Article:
Port Au Prince Dodges The Hurricane

Hurricane Tomas damaged the western coast of Haiti but spared the nation's capital. Port au Prince is still devastated by January's earthquake, with more than a million refugees living in tents. Host Scott Simon gets the latest from NPR's Jason Beaubien.

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SCOTT SIMON, host:

Tropical Storm Tomas is barreling through the Caribbean this morning, but it was Hurricane Tomas when it hit the western coast of Haiti yesterday but bypassed the Haitian capital where more than a million earthquake survivors are still living in tents.

NPR's Jason Beaubien joins us from Port-au-Prince. Jason, thanks for being with us.

JASON BEAUBIEN: It's good to be with you.

SIMON: And how much damage did the storm do?

BEAUBIEN: We're still getting reports of exactly how much damage it did across Haiti. There was some flooding in the south of the country. In the west, in Leogane, there was some heavy flooding. We're getting some reports of deaths from there. Also, Gonaives, which flooded quite badly in 2008, experienced some flooding.

But the important thing is Port-au-Prince managed to miss the brunt of this storm. We didn't get the heavy winds. We did get a lot of rain. But the bulk of the people who were affected by this earthquake are still in and around Port-au-Prince in these camps. And the great fear was that hurricane-force winds were going to come in and just rip these camps to shreds, rip these tents, these tarps, and that didn't happen.

So a lot of people are really breathing a sigh of relief here in Haiti that this storm was not as bad as people worried that it would be.

SIMON: Jason, you've spent a good amount of time in Haiti since the earthquake killed 200,000 people in January. It's been 10 months now and how have conditions in those camps improved or not?

BEAUBIEN: Things have improved since the first early weeks when people didn't have toilets, when there wasn't any water. But things haven't significantly improved in recent months. Things are pretty much at a plateau. People are living in tents, they're living under tarps, they're living in just shacks that they constructed out of whatever they could pull together and a lot of people are just stuck at sort of that level.

There are some organized camps which are somewhat better in that they're all the same type of tents - they're better tents, they're stronger - but then they were trying to evacuate one of those during this approaching hurricane because it was on a flood plain and there was concerns and that turned into complete chaos as some people wanted to be evacuated, some people felt it was a trick.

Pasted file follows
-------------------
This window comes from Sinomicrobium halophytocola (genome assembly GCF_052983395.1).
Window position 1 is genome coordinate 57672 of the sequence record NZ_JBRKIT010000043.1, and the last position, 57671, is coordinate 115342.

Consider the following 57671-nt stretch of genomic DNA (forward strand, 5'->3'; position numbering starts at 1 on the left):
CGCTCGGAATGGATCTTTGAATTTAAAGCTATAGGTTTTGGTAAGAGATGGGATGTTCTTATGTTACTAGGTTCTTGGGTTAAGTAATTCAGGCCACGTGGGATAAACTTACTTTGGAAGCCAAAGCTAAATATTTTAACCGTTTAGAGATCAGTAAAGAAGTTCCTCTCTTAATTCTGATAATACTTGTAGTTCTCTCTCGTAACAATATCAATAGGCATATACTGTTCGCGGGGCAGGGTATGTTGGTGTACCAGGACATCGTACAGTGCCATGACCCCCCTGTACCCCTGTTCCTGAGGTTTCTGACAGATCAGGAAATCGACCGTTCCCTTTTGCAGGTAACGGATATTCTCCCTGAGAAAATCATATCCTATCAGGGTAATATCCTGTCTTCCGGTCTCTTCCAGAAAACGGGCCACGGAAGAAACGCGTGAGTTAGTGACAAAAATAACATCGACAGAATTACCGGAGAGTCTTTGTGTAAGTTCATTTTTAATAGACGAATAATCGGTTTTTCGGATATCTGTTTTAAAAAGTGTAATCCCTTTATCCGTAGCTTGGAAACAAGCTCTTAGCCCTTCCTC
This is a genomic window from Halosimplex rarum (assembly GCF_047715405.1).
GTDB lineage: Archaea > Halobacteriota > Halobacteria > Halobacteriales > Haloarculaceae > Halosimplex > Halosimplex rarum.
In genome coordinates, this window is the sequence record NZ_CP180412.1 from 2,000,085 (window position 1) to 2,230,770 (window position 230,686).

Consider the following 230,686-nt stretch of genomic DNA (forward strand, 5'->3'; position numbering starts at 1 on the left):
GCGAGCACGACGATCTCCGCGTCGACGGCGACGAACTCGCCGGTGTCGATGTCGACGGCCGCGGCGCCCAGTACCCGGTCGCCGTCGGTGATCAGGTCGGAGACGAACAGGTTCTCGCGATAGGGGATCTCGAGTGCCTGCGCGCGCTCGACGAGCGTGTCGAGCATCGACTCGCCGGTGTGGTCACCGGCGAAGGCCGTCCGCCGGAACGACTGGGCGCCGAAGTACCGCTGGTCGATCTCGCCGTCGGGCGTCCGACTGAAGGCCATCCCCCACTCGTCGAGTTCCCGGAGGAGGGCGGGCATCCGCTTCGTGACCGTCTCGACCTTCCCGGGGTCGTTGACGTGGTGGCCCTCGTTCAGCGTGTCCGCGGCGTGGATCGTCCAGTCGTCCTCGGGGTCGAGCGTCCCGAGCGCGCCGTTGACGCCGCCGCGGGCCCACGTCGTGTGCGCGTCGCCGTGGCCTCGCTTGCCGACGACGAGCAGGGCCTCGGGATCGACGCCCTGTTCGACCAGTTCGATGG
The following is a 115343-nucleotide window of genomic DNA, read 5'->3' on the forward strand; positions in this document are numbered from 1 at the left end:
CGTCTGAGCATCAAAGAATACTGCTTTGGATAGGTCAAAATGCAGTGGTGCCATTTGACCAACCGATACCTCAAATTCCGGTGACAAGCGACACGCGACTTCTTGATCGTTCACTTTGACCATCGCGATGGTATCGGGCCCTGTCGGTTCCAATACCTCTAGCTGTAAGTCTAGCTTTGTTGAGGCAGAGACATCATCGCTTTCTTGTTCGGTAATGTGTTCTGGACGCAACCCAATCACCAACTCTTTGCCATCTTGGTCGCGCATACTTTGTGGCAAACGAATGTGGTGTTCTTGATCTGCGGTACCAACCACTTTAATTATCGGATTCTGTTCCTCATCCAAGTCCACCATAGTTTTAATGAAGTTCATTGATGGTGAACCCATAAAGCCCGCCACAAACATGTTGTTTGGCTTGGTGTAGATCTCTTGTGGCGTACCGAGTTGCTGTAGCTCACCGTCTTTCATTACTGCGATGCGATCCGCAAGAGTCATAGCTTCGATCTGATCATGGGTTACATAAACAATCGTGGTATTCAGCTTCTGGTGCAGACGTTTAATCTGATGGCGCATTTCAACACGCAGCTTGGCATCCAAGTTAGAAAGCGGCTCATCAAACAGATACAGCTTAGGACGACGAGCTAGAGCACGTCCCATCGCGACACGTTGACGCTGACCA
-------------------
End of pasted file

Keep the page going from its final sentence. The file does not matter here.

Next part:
So things remain incredibly tenuous for people. People feel incredibly vulnerable and there's a sense that things aren't moving forward, that they're just stuck in these camps and it's unclear when they're going to get out.

SIMON: Well, what are the signs of rebuilding in Haiti and Port-au-Prince specifically?

BEAUBIEN: Things are moving somewhat better in terms of the rubble removal, but that's just in terms of the incredible amount of rubble that needs to get moved out of this city. That is still going on. If you just drive around, it's kind of amazing. In some neighborhoods it looks like the place was just hit with an earthquake. There are areas that really haven't gotten any rubble removal at all going on.

So things are also moving quite slowly on that front. You're not getting much in terms of new construction. You are getting some, but very limited. For the most part the rubble removal, still 10 months later, remains the big challenge and it's clear that this is going to be a very, very long haul process.

SIMON: And I suppose we should note there's still a little while left in the hurricane season too, isn't there?

BEAUBIEN: There is, and that's still of great concern because the vulnerability that people had when they were concerned about this storm coming through, that can happen again. And people are not getting moved into anything, for the most part, into more permanent shelter. Some people are getting moved into some temporary shelters, but again, that's limited.

SIMON: NPR's Jason Beaubien in Port-au-Prince, Haiti. Thanks so much.

BEAUBIEN: You're welcome.

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